New-Year-Beer Fail

I just wanted to post an update that my goal to brew a batch of beer in December to enjoy on New Year’s Even will happen in time. Some other tasks came up and I allowed those to take priority.

As much fun as brewing is, when it is a hobby, even one that fills you with passion, you still have to choose to pursue it.

This is definitely something I plan to do next year, and will plan it out better than I did this year.

Sorry for the delay since my last post.

Brew happy!

Ring in the New Year with a New Beer!

A nice rolling boil going.Beer is awesome. Making beer is awesome. New Year’s Eve is awesome. Let’s combine all three.

While talking with my wife tonight, I came up with a crazy idea. Actually, it was her idea, but I’m going to try to figure out how to make it happen.

I want to make a beer that can be used to toast in 2014. Given the fact it is December 4, this seems almost unachievable to me. This gives me just over two weeks to brew and ferment the beer, and just over a week to bottle-condition.

It should be completely achievable to turn a good ale around in less than 4 weeks. It’s coming up on the Holidays, which tends to be the craziest time of the year. Turning a batch around in less than a month will be a challenge for me. I procrastinate bottling, so I know that’s going to be the challenge.

For my own mental health, which may already be in question, I am going to do a smaller batch than normal. I am still debating between a five gallon or a one-gallon batch. I’ll keep you posted.

Join me in this challenge! Some rough guidelines:

  1. You must brew the beer after December 4, 2013.
  2. You MUST consume at least some of the beer on December 31, 2013 or January 1, 2014.

Better than Champagne!You could delay as late as December 14 and still have time to bottle condition in time for New Year’s Eve, but it would be a close thing. At that point, you better hope you have a strong ferment to finish up in a week.

If you haven’t signed up already, please sign up for my newsletter to get email updates about how it’s going. I won’t promise daily updates, but the process is going to go fast!

If you’re willing to go all-in and brew a batch of beer for New Year’s, sign up to join Super Brewers and send me a message!

Unexpected Bounty Leads to Homemade Wine


When you buy a house in the middle of winter, you take a lot of things on faith: the yard will look reasonably similar to the features of the snow; the buried section of roof will look somewhat like the portions visible under the eaves; and there will be some things you never expected.

More Rhubarb than a family can use? Or wine-in-waiting?We closed on our new home in February, intrigued by what was lurking beneath the snow. Little did we know there was a trophy-class rhubarb garden. With 14 plants in one section and a lone monster guarding the other side of the yard, there was more rhubarb than our family of four could eat.

All that rhubarb called out to be used, but what could we do with it? In order to make rhubarb enjoyable, you must use so much sugar we were tiring of the sweetness. Plus, that much sugar adds to the waistline.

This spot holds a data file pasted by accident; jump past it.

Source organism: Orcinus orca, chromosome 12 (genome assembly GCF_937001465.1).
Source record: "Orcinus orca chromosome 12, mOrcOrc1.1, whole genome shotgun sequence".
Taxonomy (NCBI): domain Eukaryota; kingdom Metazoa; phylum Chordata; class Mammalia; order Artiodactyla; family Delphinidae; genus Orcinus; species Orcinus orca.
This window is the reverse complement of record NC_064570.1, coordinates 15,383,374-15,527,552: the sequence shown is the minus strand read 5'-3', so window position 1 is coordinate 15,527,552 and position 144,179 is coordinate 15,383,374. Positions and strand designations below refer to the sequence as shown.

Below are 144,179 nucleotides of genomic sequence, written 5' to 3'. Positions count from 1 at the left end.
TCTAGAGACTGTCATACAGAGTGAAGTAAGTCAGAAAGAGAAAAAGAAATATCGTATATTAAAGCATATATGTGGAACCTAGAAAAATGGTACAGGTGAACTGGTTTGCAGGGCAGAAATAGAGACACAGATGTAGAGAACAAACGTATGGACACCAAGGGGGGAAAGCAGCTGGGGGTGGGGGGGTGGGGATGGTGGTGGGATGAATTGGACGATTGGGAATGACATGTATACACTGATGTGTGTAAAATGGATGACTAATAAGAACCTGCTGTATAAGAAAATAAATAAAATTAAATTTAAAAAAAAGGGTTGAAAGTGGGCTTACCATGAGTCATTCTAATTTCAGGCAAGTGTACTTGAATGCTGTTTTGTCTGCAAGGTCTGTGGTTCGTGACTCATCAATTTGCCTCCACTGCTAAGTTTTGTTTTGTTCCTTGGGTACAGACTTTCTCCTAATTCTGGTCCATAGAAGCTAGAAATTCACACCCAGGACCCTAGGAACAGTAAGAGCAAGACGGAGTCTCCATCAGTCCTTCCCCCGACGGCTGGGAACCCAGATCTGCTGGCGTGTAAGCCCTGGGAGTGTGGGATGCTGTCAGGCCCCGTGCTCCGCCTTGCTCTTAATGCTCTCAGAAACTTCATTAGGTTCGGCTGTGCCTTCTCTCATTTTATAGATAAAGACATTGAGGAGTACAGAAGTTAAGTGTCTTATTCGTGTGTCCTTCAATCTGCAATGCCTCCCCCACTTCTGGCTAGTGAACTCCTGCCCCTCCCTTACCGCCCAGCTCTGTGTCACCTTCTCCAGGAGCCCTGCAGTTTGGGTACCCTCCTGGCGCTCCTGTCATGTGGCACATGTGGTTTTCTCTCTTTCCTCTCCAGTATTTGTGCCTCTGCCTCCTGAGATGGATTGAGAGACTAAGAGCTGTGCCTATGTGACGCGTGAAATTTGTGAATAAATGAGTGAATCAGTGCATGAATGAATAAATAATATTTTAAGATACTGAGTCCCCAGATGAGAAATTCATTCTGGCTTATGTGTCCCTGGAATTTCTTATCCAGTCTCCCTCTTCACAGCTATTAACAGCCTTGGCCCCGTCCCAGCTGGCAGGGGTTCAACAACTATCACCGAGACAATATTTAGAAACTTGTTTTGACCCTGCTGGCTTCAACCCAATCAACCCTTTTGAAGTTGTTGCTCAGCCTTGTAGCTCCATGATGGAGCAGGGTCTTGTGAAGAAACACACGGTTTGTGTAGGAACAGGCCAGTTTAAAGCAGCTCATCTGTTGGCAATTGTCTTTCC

I Can Ferment That

Rhubarb to prepareLast year I purchased the Winemaker’s Recipe Handbook from my local homebrew supply shop. Armed with that recipe, some tips from Beverage Artisan and a whole mess of rhubarb, I set out to make some rhubarb wine.

I merged the recipe from the book with some tips from Doug to develop my own homemade wine recipe. Never having made wine before, I have no idea how this will turn out, but the must smells awesome!



5 lb 4 ounces of rhubarb

4 lb sugar

1 teaspoon citric acid

1/2 teaspoon tartaric acid

1/4 teaspoon tannin

1 gallon water

1 Campden tablet

1 teaspoon yeast nutrient

1 Camden tablet, crushed


I lined a 20-quart stainless steel pot with a straining bag.

After chopping the rhubarb into approximately 1/2″ lengths, I realized he chunks were too large to allow all of the good flavors to make it into the water quickly. So I ran the rhubarb through the food processor with the steel blade attached, but stopped while there were decent-sized chunks.

I added all of the ingredients except the water, Campden tablet, nutrient and yeast inside the bag and stirred with a stainless steel spoon.

Holding back 2 cups of water, I added the remainder of the water to the kettle.

I added the yeast nutrient to 2 cups of water and heated in the microwave until boiling. I crushed the Campden tablet and added to the hot water, stirring until all material from yeast nutrient and Campden tablet were dissolved.

Placed lid on pot, with edge raised to allow off-gassing of Campden tablet.

Wait 24 hours, then pitched 1 packet of Montrachet yeast proofed in 1 cup warm water. Stirred must to incorporate yeast and continue mixing ingredients.

Stir daily for 1 week using a sanitized stainless steel spoon.

Squeeze the strainer bag to extract as much flavor and liquid as possible. Transfer to glass carboy for extended primary fermentation. I am at this stage as I write this article. I will have to follow up in a few months once I see how it turns out.

Rack as needed to clarify.

I plan to try some other fruit wines when I have the fruit & the time. What do you think of rhubarb wine? Let me know in the comments below.